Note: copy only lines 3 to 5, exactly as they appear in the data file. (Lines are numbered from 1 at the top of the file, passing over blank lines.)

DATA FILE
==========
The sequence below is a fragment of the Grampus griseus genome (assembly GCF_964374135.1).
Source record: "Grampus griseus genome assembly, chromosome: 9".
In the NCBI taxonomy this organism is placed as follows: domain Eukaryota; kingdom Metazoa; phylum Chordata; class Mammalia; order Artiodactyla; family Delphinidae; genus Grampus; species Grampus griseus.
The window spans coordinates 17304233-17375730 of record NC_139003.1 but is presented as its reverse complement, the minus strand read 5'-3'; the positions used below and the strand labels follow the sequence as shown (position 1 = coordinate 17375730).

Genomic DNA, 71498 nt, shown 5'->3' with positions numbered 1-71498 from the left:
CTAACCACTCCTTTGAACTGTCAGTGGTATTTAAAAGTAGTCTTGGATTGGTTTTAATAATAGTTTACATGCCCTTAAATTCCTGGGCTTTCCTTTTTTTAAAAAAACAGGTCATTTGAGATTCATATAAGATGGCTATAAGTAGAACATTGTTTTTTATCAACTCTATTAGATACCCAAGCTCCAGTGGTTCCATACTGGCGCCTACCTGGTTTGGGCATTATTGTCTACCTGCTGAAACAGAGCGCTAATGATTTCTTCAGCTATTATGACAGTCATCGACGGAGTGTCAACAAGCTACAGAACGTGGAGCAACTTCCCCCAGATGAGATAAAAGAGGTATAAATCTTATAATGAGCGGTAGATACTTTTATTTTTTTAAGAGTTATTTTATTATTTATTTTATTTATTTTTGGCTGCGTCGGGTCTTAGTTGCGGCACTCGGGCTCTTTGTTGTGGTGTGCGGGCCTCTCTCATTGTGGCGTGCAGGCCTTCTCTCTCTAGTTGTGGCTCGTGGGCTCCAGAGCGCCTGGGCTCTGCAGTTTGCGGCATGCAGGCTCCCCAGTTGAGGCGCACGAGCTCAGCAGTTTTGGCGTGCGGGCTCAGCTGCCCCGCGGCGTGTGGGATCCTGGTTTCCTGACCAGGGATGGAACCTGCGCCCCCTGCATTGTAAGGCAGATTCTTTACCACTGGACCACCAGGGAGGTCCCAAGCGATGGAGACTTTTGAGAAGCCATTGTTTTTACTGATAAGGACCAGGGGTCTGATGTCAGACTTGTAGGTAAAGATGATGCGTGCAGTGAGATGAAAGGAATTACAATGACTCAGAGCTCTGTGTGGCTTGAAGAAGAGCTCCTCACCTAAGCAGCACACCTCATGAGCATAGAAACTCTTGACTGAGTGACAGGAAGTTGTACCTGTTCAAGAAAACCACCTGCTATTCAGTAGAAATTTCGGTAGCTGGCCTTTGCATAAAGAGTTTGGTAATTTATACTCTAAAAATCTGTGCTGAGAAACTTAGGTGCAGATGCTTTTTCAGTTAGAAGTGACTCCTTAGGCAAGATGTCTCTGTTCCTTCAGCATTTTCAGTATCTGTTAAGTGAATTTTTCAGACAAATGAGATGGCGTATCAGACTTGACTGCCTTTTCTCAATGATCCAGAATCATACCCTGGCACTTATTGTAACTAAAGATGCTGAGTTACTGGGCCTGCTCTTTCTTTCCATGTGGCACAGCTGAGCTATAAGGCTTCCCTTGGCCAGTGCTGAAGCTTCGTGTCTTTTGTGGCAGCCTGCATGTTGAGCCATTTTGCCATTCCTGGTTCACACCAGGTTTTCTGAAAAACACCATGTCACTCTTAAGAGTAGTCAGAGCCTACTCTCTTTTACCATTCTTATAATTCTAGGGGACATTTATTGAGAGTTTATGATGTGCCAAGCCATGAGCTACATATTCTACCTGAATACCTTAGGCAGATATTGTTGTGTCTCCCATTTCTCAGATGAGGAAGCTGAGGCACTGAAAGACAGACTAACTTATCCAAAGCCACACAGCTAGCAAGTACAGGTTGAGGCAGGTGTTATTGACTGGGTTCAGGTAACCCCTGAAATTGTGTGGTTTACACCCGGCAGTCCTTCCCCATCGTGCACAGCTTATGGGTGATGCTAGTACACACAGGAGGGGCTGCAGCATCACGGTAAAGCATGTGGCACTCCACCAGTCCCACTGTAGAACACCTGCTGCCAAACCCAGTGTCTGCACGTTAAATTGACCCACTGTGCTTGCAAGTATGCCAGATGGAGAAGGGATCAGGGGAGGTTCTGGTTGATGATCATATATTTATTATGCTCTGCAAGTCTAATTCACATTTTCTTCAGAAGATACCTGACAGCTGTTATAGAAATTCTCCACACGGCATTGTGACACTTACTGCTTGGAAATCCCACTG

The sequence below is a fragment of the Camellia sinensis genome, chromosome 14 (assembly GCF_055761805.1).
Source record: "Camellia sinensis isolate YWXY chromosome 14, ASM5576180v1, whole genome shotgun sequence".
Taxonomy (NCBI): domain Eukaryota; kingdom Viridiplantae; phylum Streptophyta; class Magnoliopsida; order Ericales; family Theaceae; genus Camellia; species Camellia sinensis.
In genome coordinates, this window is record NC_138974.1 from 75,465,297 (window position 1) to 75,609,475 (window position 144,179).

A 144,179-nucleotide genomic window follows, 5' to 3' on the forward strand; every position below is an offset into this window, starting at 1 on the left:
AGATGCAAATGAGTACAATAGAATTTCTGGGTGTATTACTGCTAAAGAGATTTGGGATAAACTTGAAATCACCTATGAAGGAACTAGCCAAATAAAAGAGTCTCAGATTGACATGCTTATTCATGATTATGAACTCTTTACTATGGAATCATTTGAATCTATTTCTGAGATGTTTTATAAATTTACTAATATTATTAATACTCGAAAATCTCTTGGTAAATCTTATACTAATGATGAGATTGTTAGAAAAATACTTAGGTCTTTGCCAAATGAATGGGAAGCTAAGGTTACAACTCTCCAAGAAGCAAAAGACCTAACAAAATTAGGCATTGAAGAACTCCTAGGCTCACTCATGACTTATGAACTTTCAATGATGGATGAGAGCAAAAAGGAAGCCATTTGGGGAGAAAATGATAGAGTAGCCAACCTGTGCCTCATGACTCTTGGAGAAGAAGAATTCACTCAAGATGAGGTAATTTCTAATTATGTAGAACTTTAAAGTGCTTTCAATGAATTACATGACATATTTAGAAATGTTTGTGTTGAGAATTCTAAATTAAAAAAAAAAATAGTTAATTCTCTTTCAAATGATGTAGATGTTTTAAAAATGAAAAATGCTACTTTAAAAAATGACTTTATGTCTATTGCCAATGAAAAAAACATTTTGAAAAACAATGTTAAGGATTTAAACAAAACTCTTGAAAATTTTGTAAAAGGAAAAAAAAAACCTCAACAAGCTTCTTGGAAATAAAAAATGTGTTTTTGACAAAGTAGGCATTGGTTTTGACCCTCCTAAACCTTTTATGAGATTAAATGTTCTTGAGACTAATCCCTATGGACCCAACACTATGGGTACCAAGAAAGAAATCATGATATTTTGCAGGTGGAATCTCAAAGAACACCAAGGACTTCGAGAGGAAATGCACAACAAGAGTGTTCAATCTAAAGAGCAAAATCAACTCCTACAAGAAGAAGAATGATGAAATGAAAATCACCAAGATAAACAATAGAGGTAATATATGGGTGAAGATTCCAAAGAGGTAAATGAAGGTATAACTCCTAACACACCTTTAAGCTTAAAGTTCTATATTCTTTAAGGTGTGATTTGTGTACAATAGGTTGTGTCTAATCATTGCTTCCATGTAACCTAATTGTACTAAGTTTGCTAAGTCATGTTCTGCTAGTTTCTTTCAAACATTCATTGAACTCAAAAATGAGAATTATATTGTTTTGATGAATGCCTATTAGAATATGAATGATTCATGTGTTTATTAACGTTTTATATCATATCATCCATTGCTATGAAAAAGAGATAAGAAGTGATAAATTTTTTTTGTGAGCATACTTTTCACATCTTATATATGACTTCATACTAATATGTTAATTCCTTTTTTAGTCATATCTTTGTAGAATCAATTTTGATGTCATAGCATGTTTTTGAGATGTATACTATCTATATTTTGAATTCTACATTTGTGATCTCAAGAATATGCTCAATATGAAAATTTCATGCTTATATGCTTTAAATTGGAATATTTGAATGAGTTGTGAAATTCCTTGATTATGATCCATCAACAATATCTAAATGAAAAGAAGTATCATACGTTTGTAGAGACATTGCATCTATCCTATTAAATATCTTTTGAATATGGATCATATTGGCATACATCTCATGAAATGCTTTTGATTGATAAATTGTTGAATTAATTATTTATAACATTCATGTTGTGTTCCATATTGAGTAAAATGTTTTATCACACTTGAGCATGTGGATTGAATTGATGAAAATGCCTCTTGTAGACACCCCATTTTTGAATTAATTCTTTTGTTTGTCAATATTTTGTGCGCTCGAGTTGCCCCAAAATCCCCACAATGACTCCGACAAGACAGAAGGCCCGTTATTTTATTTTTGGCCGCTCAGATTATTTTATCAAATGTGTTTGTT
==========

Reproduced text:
In the NCBI taxonomy this organism is placed as follows: domain Eukaryota; kingdom Metazoa; phylum Chordata; class Mammalia; order Artiodactyla; family Delphinidae; genus Grampus; species Grampus griseus.
The window spans coordinates 17304233-17375730 of record NC_139003.1 but is presented as its reverse complement, the minus strand read 5'-3'; the positions used below and the strand labels follow the sequence as shown (position 1 = coordinate 17375730).

Genomic DNA, 71498 nt, shown 5'->3' with positions numbered 1-71498 from the left: